At a recent public forum in Toronto, Adam Breihan and Andrew Sernatinger, fresh from the mobilizations in Wisconsin, were asked to reflect upon what their campaigns lacked during those days of militant protest. Both lamented the absence of preexisting broad-based, inclusive “strategic spaces” to discuss ideas about how to push the movement forward and to democratically plan actions. In spite of their pride in the resistance that emerged and their hope that it will continue to develop, they both talked about the serious drawbacks of working within a fragmented Left. This was clearest to them when protestors needed to make quick tactical decisions. Adam said plainly, “I wish we’d already had a space to work out these questions together.” This points to a weakness in terms of mobilizing in the streets, and also to a larger gap on the Left in general.

Building these strategic spaces is not easy. There are political differences that divide individuals and groups, and the difficulty of contending personalities is no small thing. The Left is not free from the systems of inequality that structure society, and building a Left with social weight means addressing head on privilege and exclusion within our movements. Doing so is often a source of deep pain – but it’s nonetheless essential. The challenge of all this is monumental. But to refuse to take it up is to admit defeat.

There is amazing work being done on the Left at this moment. To name but a few recent Toronto examples: The Ontario Coalition Against Poverty, in collaboration with CUPE Ontario, has initiated a crucial campaign to raise social assistance rates and restore the Special Diet Allowance cut last year by the McGuinty government; Students Against Israeli Apartheid at York University and the University of Toronto have launched a divestment campaign that marks a major step toward ending these universities’ complicity in Israeli Apartheid; No One Is Illegal-Toronto is in the midst of organizing a community-based May Day march that puts demands for migrant justice and indigenous sovereignty front and centre; and the work of the Greater Toronto Workers’ Assembly aims to pull together groups from different political traditions. But regardless of the outstanding work of these and other groups, none of them alone is capable of transforming society as a whole. That will only happen when masses of people collectively recognize the injustices of the present system, and through their own hands, work to bring about a better world. This process requires a large and growing pluralist Left that looks out beyond its borders.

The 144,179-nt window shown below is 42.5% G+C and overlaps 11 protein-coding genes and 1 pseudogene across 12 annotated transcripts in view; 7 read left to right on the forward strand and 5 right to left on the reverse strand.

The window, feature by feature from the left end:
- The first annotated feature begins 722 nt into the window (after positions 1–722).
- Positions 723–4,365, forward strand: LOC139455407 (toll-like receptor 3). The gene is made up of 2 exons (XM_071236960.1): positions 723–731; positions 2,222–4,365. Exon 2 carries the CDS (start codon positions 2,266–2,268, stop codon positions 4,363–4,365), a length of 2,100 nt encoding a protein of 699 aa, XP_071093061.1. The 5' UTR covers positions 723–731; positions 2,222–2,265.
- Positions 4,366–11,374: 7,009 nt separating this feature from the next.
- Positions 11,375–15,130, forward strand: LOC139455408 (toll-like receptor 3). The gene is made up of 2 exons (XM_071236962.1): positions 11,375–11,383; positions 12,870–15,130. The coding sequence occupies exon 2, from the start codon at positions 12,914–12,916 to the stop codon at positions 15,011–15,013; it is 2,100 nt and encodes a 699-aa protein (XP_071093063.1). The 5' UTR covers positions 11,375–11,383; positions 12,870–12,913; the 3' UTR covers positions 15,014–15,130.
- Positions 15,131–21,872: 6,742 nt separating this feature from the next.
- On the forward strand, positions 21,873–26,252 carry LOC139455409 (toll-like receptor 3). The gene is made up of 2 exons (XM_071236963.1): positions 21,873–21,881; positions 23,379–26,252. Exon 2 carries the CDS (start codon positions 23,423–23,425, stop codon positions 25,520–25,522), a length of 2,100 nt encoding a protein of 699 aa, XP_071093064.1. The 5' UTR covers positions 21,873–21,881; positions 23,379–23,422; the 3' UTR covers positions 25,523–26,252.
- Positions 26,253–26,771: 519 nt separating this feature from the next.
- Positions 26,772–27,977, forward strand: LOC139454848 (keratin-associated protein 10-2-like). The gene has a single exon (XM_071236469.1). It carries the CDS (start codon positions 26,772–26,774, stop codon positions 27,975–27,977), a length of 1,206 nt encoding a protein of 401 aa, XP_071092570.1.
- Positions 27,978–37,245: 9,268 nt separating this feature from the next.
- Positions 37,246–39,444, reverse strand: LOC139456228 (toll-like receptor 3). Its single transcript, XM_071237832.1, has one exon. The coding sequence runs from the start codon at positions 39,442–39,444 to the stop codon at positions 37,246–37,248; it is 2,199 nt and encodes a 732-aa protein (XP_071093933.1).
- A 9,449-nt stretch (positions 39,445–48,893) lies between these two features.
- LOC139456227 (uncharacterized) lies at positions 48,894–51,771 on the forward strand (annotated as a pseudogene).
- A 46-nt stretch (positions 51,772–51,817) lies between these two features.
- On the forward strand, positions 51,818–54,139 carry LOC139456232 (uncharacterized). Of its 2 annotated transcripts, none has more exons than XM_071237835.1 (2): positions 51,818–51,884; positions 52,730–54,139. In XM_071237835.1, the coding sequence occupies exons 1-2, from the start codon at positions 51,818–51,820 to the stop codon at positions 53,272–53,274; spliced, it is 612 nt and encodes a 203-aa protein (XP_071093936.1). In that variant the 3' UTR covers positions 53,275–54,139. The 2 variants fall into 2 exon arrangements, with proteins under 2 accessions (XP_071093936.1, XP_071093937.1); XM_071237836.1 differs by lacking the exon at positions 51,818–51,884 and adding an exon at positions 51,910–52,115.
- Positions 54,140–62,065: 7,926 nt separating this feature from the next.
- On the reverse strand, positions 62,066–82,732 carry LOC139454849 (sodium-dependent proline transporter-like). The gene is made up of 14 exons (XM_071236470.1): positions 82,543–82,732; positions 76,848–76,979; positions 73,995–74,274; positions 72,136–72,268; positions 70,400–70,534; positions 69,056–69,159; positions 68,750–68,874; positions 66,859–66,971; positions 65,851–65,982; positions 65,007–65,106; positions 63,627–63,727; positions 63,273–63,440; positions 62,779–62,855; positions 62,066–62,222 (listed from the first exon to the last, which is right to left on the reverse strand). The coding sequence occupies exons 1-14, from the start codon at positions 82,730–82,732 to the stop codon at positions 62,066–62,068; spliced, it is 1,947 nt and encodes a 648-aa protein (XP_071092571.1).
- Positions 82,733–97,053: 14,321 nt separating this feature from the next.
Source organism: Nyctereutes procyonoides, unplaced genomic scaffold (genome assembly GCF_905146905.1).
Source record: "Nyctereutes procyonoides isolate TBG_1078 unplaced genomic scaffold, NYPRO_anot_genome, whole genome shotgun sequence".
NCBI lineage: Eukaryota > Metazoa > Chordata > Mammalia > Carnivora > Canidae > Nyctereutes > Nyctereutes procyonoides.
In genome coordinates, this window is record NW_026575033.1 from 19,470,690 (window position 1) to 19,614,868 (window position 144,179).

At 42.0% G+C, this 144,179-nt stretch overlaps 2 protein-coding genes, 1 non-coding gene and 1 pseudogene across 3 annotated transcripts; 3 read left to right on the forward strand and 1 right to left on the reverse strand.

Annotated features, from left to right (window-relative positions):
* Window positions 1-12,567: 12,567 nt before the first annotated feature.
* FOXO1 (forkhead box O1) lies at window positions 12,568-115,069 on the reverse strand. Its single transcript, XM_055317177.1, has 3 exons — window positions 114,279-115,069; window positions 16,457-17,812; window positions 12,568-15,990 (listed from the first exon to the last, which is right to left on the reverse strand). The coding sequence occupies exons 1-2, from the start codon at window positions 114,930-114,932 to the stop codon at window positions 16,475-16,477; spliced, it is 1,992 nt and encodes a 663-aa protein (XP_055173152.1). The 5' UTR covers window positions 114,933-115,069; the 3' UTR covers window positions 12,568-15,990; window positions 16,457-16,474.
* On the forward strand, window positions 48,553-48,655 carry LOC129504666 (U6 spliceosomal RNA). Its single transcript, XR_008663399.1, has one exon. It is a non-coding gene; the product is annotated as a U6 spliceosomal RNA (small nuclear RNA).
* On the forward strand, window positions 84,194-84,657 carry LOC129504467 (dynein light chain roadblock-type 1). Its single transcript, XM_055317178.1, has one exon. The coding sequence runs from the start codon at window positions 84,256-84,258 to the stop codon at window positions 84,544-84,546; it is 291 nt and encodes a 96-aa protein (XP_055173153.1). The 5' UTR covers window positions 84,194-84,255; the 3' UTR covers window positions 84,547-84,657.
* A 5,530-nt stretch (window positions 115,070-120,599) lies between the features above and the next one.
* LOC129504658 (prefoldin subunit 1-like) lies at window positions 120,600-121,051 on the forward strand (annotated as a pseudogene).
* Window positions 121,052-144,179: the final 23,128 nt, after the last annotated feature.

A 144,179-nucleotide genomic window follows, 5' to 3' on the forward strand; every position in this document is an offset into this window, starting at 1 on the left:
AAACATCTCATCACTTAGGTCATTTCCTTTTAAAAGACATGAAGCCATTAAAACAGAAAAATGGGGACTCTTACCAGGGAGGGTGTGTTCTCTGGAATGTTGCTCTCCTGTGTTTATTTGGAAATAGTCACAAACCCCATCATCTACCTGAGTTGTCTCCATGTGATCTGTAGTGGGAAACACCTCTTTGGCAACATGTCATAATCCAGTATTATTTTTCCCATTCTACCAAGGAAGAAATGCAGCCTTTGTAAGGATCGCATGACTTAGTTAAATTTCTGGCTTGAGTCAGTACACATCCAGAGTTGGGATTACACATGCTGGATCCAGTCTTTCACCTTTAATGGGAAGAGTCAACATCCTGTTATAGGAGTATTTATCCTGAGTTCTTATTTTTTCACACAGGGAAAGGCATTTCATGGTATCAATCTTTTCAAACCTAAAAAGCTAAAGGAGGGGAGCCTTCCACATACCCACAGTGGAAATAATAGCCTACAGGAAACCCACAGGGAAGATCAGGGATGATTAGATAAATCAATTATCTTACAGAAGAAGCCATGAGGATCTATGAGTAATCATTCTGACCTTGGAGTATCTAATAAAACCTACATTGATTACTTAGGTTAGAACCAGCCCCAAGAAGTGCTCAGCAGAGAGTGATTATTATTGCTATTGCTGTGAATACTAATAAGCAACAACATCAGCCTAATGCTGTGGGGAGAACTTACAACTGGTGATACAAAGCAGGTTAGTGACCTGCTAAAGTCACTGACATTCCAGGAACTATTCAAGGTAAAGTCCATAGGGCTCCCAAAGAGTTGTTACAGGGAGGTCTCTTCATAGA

Elections offer an important moment to reach outside the existing Left. Further, even if the range of alternatives is highly limited, the results of elections do matter. A Harper majority, for example, would be taken as a clear signal to move full speed ahead with the austerity agenda, just as the election of Mayor Rob Ford was in Toronto. People on the Left might therefore choose to work and/or vote for progressive candidates, hold alternative public forums to raise issues specific to the election context, and talk to people within their unions, neighbourhoods, schools and workplaces about the choices we face, as well as the limitations of electoral democracy.